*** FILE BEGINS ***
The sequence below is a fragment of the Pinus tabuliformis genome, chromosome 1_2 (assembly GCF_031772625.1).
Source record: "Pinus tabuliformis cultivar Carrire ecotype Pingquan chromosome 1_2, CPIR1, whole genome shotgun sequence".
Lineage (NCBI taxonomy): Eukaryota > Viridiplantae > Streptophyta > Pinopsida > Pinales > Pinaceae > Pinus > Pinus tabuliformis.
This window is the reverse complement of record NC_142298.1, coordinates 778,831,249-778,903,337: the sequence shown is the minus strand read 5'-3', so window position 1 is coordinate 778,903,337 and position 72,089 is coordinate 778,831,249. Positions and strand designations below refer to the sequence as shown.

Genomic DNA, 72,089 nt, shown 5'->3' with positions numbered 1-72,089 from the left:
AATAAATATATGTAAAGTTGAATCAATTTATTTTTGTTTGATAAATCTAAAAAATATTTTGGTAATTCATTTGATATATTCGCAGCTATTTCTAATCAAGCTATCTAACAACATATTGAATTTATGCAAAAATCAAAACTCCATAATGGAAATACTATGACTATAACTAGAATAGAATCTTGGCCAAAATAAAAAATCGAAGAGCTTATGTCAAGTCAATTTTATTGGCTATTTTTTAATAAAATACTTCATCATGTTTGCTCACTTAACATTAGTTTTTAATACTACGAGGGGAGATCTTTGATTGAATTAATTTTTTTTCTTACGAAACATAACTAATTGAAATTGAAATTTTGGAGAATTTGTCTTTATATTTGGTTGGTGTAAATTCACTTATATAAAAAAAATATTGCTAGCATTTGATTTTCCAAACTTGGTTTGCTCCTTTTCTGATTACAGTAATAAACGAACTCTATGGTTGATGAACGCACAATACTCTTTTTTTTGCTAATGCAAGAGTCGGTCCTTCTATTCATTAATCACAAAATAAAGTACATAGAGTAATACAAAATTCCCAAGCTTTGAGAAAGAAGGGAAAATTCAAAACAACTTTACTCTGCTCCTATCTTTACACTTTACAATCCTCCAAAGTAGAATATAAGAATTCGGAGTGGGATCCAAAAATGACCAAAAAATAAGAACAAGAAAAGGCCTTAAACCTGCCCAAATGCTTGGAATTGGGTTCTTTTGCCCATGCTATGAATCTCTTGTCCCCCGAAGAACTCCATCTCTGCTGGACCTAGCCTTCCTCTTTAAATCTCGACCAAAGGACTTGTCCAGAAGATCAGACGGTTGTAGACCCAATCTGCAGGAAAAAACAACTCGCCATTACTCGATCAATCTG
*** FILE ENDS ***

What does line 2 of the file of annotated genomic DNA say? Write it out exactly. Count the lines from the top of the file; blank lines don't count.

Source record: "Pinus tabuliformis cultivar Carrire ecotype Pingquan chromosome 1_2, CPIR1, whole genome shotgun sequence".